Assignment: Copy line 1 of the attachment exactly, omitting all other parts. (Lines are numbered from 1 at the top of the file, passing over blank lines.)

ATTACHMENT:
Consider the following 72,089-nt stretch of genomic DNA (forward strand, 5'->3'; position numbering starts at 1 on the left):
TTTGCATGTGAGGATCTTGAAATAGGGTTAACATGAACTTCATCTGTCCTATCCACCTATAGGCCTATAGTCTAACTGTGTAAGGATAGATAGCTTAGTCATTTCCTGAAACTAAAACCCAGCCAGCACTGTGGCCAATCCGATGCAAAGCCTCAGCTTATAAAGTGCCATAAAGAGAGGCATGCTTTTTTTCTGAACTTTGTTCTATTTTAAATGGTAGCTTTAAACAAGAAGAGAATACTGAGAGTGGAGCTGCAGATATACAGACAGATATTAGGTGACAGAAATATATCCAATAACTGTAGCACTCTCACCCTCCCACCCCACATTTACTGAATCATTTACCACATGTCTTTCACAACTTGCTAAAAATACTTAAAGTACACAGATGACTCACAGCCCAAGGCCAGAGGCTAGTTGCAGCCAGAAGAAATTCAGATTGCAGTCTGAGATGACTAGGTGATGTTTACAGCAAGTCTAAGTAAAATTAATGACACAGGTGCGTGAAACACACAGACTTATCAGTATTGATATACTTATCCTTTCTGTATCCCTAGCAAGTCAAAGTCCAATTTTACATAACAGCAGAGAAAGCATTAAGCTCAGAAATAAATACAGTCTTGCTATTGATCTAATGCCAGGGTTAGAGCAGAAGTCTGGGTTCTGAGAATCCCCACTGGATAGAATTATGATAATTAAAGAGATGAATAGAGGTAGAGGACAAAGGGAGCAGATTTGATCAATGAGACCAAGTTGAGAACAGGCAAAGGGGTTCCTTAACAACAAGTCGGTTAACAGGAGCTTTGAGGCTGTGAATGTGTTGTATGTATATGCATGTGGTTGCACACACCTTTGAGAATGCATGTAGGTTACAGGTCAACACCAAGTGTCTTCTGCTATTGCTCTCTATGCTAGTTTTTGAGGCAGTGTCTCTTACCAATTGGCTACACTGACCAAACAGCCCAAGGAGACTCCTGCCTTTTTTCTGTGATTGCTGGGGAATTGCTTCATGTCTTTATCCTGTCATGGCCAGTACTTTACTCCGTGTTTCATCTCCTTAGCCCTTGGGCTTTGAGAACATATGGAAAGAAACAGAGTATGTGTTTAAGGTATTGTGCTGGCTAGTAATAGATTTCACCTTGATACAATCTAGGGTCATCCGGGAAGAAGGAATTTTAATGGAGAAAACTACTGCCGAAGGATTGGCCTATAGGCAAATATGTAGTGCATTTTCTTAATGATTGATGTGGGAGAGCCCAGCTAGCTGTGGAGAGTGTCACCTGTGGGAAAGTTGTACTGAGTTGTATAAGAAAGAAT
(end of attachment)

Consider the following 72,089-nt stretch of genomic DNA (forward strand, 5'->3'; position numbering starts at 1 on the left):